Whites are 2.3% more likely than people of color to graduate with a bachelor's or higher; whites are 0.3% more likely than people of color to finish high school.
    —White: 27.8% bachelor's or higher; 11.4% do not finish high school
    —People of color: 25.5% bachelor's or higher; 11.7% do not finish high school
    —Black or African-American: 18.2% bachelor's or higher; 13.3% do not finish high school
    —American Indian and Alaska Native: 7.3% bachelor's or higher; 11.6% do not finish high school
    —Asian: 49.8% bachelor's or higher; 7.7% do not finish high school
    —Native Hawaiian and other Pacific Islander: 24.4% bachelor's or higher; 17.1% do not finish high school
    —Two or more races: 8.2% bachelor's or higher; 12.2% do not finish high school

    Gender gap
    Women are 3.4% more likely than men to graduate with a bachelor's or higher; women are 0.7% more likely than men to finish high school.
    —Female: 29% achieve bachelor's or higher; 11.1% do not finish high school
    —Male: 25.5% achieve bachelor's or higher; 11.8% do not finish high school

    Illinois scores high on the list not only for closing in on the racial gap in education—whites are only 2.3% more likely than people of color to have an undergraduate degree—but also for clocking in well above average when it comes to the percentage of women in the state who have gotten a bachelor's degree. Still, black students are more likely to be disciplined than their classmates of other races, according to ProPublica, which is notable because researchers discovered that when schools lessened disciplinary actions, black students had higher attendance and test scores.  

  • #43. West Virginia

    Race gap
    Whites are 2.3% more likely than people of color to graduate with a bachelor's or higher; whites are 1.3% more likely than people of color to finish high school.
    —White: 15.1% bachelor's or higher; 13.7% do not finish high school
    —People of color: 12.8% bachelor's or higher; 15% do not finish high school
    —Black or African-American: 13.3% bachelor's or higher; 13.5% do not finish high school
    —American Indian and Alaska Native: data not included due to small population
    —Asian: 44.4% bachelor's or higher; 15.4% do not finish high school
    —Native Hawaiian and other Pacific Islander: data not included due to small population
    —Two or more races: 4.9% bachelor's or higher; 15.8% do not finish high school

    Gender gap
    Women are 1.6% more likely than men to graduate with a bachelor's or higher; women are 1.9% more likely than men to finish high school.
    —Female: 15.7% achieve bachelor's or higher; 12.8% do not finish high school
    —Male: 14.1% achieve bachelor's or higher; 14.7% do not finish high school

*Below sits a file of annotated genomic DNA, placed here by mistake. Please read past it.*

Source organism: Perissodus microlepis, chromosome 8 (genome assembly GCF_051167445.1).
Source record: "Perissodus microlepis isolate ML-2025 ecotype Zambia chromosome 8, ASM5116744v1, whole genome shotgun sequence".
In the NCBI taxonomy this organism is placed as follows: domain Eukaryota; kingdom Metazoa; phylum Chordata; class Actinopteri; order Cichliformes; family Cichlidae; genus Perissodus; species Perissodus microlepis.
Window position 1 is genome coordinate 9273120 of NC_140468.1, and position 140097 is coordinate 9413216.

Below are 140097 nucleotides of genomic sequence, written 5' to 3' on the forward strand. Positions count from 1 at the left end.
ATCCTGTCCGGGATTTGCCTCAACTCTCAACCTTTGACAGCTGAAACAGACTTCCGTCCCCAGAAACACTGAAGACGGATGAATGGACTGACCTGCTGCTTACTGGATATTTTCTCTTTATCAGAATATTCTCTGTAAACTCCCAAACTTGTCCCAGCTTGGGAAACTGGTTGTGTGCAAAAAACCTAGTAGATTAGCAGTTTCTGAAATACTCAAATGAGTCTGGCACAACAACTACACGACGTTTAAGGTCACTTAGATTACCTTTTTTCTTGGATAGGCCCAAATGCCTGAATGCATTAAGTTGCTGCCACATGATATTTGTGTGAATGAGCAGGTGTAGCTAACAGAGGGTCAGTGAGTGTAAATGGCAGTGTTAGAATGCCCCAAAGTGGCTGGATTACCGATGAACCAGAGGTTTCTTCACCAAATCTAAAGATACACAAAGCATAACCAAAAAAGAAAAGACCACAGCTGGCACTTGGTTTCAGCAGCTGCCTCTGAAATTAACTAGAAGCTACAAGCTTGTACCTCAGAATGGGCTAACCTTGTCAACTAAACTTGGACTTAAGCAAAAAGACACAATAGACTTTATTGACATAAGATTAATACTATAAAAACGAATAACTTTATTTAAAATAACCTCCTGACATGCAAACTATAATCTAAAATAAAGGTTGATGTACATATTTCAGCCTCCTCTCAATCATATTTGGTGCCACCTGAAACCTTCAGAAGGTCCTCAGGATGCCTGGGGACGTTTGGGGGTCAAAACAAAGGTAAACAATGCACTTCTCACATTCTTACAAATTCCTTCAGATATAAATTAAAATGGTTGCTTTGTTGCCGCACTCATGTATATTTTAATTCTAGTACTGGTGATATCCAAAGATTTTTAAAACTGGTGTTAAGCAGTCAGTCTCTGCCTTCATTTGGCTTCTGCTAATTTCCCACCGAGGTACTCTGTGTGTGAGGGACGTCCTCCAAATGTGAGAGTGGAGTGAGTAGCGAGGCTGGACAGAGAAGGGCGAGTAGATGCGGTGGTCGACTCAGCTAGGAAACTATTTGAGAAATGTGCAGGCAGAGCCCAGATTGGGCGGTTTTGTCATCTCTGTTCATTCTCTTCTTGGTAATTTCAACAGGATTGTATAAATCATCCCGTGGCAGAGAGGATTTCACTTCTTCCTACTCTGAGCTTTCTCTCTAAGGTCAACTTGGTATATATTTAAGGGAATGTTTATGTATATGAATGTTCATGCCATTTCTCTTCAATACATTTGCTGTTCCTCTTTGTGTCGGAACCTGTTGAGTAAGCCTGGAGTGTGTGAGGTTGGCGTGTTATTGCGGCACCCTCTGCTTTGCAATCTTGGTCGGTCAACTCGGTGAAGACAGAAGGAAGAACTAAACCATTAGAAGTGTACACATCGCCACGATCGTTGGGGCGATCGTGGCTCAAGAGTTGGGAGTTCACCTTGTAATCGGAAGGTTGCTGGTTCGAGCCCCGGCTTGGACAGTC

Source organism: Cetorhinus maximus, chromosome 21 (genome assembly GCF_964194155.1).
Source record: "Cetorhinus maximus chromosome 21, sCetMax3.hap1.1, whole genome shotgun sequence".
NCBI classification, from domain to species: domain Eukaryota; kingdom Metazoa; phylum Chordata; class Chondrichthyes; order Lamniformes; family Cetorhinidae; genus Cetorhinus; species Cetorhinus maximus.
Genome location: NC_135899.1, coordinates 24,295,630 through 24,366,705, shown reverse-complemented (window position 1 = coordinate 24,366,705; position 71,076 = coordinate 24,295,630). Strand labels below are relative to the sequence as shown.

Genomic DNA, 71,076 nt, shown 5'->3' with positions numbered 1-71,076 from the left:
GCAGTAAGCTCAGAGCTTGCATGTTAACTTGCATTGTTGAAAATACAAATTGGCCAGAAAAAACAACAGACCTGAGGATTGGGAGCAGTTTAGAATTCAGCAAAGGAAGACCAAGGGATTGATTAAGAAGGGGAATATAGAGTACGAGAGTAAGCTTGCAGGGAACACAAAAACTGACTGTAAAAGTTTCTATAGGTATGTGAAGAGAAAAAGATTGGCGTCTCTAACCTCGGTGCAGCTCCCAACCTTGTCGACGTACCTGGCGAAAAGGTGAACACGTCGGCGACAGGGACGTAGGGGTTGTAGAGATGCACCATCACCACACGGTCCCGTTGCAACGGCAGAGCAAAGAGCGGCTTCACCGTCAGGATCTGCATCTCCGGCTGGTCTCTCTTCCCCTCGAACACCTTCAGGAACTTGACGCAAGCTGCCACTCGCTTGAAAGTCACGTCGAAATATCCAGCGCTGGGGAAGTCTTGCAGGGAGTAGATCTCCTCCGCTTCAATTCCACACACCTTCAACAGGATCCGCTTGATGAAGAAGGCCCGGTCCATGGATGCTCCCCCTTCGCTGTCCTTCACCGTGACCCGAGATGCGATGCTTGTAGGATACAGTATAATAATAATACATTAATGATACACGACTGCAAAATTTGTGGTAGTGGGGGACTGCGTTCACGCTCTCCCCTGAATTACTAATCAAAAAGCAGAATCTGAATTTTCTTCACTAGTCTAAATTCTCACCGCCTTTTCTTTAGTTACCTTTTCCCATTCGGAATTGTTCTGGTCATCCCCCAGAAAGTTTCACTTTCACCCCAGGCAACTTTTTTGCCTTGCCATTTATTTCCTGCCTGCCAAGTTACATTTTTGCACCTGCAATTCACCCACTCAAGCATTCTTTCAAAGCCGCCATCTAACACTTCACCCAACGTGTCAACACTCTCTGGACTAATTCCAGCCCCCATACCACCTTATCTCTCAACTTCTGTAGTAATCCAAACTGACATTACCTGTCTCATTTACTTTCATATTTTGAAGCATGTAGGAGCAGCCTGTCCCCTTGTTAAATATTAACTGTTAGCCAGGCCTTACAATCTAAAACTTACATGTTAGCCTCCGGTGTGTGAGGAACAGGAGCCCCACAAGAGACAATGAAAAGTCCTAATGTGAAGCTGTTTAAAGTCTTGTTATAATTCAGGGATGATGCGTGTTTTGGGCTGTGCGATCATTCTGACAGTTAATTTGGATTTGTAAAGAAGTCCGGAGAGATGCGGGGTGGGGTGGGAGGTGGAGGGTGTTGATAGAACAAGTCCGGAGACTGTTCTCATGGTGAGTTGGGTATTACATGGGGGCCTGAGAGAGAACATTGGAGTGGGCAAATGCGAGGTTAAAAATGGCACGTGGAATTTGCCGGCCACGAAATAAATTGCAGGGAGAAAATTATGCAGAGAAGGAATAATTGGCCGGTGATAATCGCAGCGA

West Virginia is the 48th-least racially diverse state in the union, and there is not a massive difference between races when it comes to high school graduation: whites are only 1.3% more likely to graduate from high school than people of color. It also ranks on the lowest end of the scale in terms of higher education attainment—only 15.1% of whites and 12.8% of non-whites in the state earn bachelor's degrees.

  • #42. Kentucky

    Race gap
    Whites are 2.7% more likely than people of color to graduate with a bachelor's or higher; people of color are 3.6% more likely than whites to finish high school.
    —White: 19% bachelor's or higher; 14.8% do not finish high school
    —People of color: 16.3% bachelor's or higher; 11.1% do not finish high school
    —Black or African-American: 15.8% bachelor's or higher; 12.1% do not finish high school
    —American Indian and Alaska Native: 6.3% bachelor's or higher; 12.7% do not finish high school
    —Asian: 53.6% bachelor's or higher; 10.9% do not finish high school
    —Native Hawaiian and other Pacific Islander: 0% bachelor's or higher; 0% do not finish high school
    —Two or more races: 5% bachelor's or higher; 8.6% do not finish high school

    Gender gap
    Women are 4.3% more likely than men to graduate with a bachelor's or higher; women are 0.7% more likely than men to finish high school.
    —Female: 20.8% achieve bachelor's or higher; 14% do not finish high school
    —Male: 16.5% achieve bachelor's or higher; 14.7% do not finish high school

    In April 2018 thousands of educators in Kentucky found their benefits cut and their pensions gutted. Per-pupil school funding was also cut by 16%. These dramatic changes saw many educators retire from teaching, or quit their jobs in search of greener pastures in other states. Given Kentucky's already abysmally low levels of educational attainment (fewer than 20% of Kentucky residents of any race earn bachelor's degrees), these cuts to teacher benefits could spell further doom for Kentucky students.

  • #41. Utah

    Race gap
    People of color are 3% more likely than whites to graduate with a bachelor's or higher; people of color are 2.5% more likely than whites to finish high school.
    —White: 21.2% bachelor's or higher; 10.4% do not finish high school
    —People of color: 24.3% bachelor's or higher; 7.9% do not finish high school
    —Black or African-American: 22.7% bachelor's or higher; 4.7% do not finish high school
    —American Indian and Alaska Native: 9.8% bachelor's or higher; 28.2% do not finish high school
    —Asian: 47% bachelor's or higher; 5.6% do not finish high school
    —Native Hawaiian and other Pacific Islander: 8.8% bachelor's or higher; 5.7% do not finish high school
    —Two or more races: 21.4% bachelor's or higher; 3.8% do not finish high school

    Gender gap
    Men are 0.1% more likely than women to graduate with a bachelor's or higher; women are 0.4% more likely than men to finish high school.
    —Female: 21.4% achieve bachelor's or higher; 10.1% do not finish high school
    —Male: 21.5% achieve bachelor's or higher; 10.4% do not finish high school

    People of color in Utah are 3% more likely to obtain a bachelor's degree than their white counterparts. One contributing factor to this could be the presence of Mormonism in the state. The Mormon Church is largely a white one, and 62.8% of the state's residents are members. Some within the church speculate that low graduation rates among Mormon students are related to high rate of young marriage by women in the church. There has been a trend for some years for Latter-Day Saints women to attend university for a year or two and then leave to marry and start a family.